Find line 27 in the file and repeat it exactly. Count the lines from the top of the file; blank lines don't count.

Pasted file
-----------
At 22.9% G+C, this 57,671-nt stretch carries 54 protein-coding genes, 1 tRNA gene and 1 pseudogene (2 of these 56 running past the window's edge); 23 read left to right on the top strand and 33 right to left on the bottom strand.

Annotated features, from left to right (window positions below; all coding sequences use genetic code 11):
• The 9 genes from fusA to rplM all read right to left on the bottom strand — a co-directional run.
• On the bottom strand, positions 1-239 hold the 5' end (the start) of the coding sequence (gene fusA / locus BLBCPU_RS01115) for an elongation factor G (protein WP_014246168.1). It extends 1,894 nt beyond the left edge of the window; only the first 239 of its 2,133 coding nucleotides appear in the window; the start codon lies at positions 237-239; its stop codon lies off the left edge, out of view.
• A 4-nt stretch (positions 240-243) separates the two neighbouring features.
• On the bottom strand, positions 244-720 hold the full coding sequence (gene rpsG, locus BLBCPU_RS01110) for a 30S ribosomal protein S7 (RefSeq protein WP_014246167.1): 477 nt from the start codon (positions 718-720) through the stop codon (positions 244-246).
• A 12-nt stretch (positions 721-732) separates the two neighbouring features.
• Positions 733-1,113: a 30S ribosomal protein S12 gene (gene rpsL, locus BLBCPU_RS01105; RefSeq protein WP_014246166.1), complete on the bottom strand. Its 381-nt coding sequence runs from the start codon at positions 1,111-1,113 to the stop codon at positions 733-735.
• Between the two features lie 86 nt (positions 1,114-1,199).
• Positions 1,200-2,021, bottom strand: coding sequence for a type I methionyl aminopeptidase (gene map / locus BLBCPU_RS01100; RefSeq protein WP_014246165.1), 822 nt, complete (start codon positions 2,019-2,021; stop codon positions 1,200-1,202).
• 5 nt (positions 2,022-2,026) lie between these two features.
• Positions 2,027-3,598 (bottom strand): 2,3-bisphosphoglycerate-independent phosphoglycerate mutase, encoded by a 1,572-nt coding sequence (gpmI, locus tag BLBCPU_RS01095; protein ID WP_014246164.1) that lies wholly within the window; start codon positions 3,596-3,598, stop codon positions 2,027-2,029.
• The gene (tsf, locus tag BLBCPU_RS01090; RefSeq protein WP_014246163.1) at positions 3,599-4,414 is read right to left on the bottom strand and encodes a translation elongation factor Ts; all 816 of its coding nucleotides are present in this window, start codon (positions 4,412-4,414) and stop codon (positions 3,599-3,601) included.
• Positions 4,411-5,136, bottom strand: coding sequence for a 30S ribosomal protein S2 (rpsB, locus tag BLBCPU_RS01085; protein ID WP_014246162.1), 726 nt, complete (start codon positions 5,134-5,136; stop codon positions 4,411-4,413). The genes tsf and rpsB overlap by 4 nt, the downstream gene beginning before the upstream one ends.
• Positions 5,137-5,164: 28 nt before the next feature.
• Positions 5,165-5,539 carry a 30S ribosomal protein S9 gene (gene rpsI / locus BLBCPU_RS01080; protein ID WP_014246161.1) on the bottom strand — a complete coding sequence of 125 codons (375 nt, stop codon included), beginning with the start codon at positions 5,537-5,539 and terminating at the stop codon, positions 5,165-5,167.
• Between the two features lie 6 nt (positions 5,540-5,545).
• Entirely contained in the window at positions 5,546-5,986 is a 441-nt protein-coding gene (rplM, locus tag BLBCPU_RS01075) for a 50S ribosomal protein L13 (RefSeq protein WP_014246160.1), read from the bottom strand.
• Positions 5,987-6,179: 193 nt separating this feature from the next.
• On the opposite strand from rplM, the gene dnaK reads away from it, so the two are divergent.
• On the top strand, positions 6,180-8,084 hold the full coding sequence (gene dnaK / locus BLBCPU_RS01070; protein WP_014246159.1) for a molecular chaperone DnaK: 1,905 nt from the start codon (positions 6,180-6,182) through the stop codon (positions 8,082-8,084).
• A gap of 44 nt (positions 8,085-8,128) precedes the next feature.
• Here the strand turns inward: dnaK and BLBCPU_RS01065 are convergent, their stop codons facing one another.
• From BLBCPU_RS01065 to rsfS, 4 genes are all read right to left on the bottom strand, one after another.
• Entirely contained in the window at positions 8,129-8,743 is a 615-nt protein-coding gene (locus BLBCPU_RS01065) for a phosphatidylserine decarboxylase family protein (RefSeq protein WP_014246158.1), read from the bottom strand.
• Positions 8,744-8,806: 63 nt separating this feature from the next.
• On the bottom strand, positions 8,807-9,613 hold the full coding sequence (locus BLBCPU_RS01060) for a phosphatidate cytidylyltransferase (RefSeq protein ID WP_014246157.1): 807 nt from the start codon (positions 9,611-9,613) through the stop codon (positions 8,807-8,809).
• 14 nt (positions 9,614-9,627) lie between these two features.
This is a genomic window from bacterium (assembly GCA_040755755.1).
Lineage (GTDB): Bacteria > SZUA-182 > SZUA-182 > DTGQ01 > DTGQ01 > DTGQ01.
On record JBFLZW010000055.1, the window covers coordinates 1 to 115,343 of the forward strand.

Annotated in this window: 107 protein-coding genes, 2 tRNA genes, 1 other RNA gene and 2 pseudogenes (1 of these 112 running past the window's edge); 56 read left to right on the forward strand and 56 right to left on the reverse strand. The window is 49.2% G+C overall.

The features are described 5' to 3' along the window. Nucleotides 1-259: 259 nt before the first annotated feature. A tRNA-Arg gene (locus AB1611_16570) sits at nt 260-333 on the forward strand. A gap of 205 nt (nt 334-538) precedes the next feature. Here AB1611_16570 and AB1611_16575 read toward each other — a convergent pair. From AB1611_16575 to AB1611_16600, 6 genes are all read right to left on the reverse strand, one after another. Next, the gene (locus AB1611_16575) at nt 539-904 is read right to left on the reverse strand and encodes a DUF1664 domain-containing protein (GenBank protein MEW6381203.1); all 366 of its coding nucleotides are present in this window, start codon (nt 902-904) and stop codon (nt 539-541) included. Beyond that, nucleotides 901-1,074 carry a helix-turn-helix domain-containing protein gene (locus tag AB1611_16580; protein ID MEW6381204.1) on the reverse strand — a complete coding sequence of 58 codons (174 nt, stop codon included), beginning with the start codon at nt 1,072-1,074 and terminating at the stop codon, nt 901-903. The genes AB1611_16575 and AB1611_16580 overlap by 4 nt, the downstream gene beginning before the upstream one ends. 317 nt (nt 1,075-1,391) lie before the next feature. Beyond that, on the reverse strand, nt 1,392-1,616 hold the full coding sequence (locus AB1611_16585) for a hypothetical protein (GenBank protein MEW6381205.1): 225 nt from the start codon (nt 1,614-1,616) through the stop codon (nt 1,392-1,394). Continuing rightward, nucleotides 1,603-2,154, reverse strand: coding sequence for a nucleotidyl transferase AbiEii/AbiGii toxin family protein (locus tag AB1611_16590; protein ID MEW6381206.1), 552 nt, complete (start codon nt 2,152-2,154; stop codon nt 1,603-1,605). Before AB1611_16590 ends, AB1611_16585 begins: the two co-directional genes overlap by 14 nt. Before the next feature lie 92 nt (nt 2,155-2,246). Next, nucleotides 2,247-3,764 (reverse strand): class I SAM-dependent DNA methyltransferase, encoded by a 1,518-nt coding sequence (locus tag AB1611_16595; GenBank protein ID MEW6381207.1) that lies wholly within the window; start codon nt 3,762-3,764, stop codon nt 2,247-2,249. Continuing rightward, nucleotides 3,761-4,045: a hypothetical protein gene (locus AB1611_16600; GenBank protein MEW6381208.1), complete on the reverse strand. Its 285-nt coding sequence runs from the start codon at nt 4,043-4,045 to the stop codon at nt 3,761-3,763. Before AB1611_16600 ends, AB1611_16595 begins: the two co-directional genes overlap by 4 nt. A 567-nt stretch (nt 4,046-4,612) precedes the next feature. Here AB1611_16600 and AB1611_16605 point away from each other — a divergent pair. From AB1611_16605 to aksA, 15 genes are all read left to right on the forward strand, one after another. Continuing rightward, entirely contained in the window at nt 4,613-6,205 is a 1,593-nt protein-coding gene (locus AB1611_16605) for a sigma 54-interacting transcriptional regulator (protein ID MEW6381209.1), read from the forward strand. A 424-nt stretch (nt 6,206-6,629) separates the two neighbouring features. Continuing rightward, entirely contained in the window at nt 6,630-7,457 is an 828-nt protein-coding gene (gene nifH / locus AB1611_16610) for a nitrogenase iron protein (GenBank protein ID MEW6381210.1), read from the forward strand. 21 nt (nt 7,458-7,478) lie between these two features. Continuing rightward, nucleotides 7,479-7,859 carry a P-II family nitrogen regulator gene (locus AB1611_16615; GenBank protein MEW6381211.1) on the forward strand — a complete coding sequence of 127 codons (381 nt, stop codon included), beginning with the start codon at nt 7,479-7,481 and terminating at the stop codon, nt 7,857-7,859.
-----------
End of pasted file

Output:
• On the bottom strand, positions 8,807-9,613 hold the full coding sequence (locus BLBCPU_RS01060) for a phosphatidate cytidylyltransferase (RefSeq protein ID WP_014246157.1): 807 nt from the start codon (positions 9,611-9,613) through the stop codon (positions 8,807-8,809).